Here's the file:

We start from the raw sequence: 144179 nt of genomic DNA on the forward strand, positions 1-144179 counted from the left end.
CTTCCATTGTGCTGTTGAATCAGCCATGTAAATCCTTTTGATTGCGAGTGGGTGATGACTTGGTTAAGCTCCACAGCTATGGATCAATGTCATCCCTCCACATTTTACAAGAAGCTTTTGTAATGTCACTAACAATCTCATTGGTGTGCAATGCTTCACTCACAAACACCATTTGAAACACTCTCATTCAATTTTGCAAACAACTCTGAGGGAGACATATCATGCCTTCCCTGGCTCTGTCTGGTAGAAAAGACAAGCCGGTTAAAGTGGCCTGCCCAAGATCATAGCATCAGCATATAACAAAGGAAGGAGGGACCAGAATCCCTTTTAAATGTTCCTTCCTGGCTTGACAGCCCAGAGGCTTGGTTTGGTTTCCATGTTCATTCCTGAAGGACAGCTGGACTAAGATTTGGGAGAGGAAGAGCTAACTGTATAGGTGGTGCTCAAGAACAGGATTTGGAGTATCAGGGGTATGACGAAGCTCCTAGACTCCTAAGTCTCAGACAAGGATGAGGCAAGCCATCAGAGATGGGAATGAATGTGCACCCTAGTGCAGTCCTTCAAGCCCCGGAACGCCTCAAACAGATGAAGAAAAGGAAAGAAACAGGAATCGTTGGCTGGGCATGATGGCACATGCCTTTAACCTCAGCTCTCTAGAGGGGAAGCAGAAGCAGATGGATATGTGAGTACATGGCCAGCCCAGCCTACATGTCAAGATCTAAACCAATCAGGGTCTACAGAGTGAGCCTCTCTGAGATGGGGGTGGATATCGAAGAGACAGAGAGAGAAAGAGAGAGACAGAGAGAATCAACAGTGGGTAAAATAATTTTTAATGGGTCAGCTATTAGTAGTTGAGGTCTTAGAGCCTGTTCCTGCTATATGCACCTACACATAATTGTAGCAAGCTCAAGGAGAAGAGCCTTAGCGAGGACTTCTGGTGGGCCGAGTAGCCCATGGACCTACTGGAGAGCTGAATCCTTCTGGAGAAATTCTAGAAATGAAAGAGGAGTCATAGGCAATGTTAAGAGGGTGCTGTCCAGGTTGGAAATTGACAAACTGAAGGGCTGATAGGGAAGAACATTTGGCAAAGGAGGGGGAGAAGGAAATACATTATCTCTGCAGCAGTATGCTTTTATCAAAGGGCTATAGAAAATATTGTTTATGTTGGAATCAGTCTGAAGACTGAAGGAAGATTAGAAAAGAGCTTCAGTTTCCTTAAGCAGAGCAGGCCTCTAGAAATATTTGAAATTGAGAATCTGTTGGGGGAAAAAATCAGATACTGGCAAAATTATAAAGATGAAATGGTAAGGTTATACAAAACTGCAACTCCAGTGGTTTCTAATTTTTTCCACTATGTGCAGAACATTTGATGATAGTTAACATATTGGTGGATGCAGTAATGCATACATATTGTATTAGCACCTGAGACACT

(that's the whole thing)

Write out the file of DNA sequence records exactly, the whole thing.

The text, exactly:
We start from the raw sequence: 144179 nt of genomic DNA on the forward strand, positions 1-144179 counted from the left end.
CTTCCATTGTGCTGTTGAATCAGCCATGTAAATCCTTTTGATTGCGAGTGGGTGATGACTTGGTTAAGCTCCACAGCTATGGATCAATGTCATCCCTCCACATTTTACAAGAAGCTTTTGTAATGTCACTAACAATCTCATTGGTGTGCAATGCTTCACTCACAAACACCATTTGAAACACTCTCATTCAATTTTGCAAACAACTCTGAGGGAGACATATCATGCCTTCCCTGGCTCTGTCTGGTAGAAAAGACAAGCCGGTTAAAGTGGCCTGCCCAAGATCATAGCATCAGCATATAACAAAGGAAGGAGGGACCAGAATCCCTTTTAAATGTTCCTTCCTGGCTTGACAGCCCAGAGGCTTGGTTTGGTTTCCATGTTCATTCCTGAAGGACAGCTGGACTAAGATTTGGGAGAGGAAGAGCTAACTGTATAGGTGGTGCTCAAGAACAGGATTTGGAGTATCAGGGGTATGACGAAGCTCCTAGACTCCTAAGTCTCAGACAAGGATGAGGCAAGCCATCAGAGATGGGAATGAATGTGCACCCTAGTGCAGTCCTTCAAGCCCCGGAACGCCTCAAACAGATGAAGAAAAGGAAAGAAACAGGAATCGTTGGCTGGGCATGATGGCACATGCCTTTAACCTCAGCTCTCTAGAGGGGAAGCAGAAGCAGATGGATATGTGAGTACATGGCCAGCCCAGCCTACATGTCAAGATCTAAACCAATCAGGGTCTACAGAGTGAGCCTCTCTGAGATGGGGGTGGATATCGAAGAGACAGAGAGAGAAAGAGAGAGACAGAGAGAATCAACAGTGGGTAAAATAATTTTTAATGGGTCAGCTATTAGTAGTTGAGGTCTTAGAGCCTGTTCCTGCTATATGCACCTACACATAATTGTAGCAAGCTCAAGGAGAAGAGCCTTAGCGAGGACTTCTGGTGGGCCGAGTAGCCCATGGACCTACTGGAGAGCTGAATCCTTCTGGAGAAATTCTAGAAATGAAAGAGGAGTCATAGGCAATGTTAAGAGGGTGCTGTCCAGGTTGGAAATTGACAAACTGAAGGGCTGATAGGGAAGAACATTTGGCAAAGGAGGGGGAGAAGGAAATACATTATCTCTGCAGCAGTATGCTTTTATCAAAGGGCTATAGAAAATATTGTTTATGTTGGAATCAGTCTGAAGACTGAAGGAAGATTAGAAAAGAGCTTCAGTTTCCTTAAGCAGAGCAGGCCTCTAGAAATATTTGAAATTGAGAATCTGTTGGGGGAAAAAATCAGATACTGGCAAAATTATAAAGATGAAATGGTAAGGTTATACAAAACTGCAACTCCAGTGGTTTCTAATTTTTTCCACTATGTGCAGAACATTTGATGATAGTTAACATATTGGTGGATGCAGTAATGCATACATATTGTATTAGCACCTGAGACACT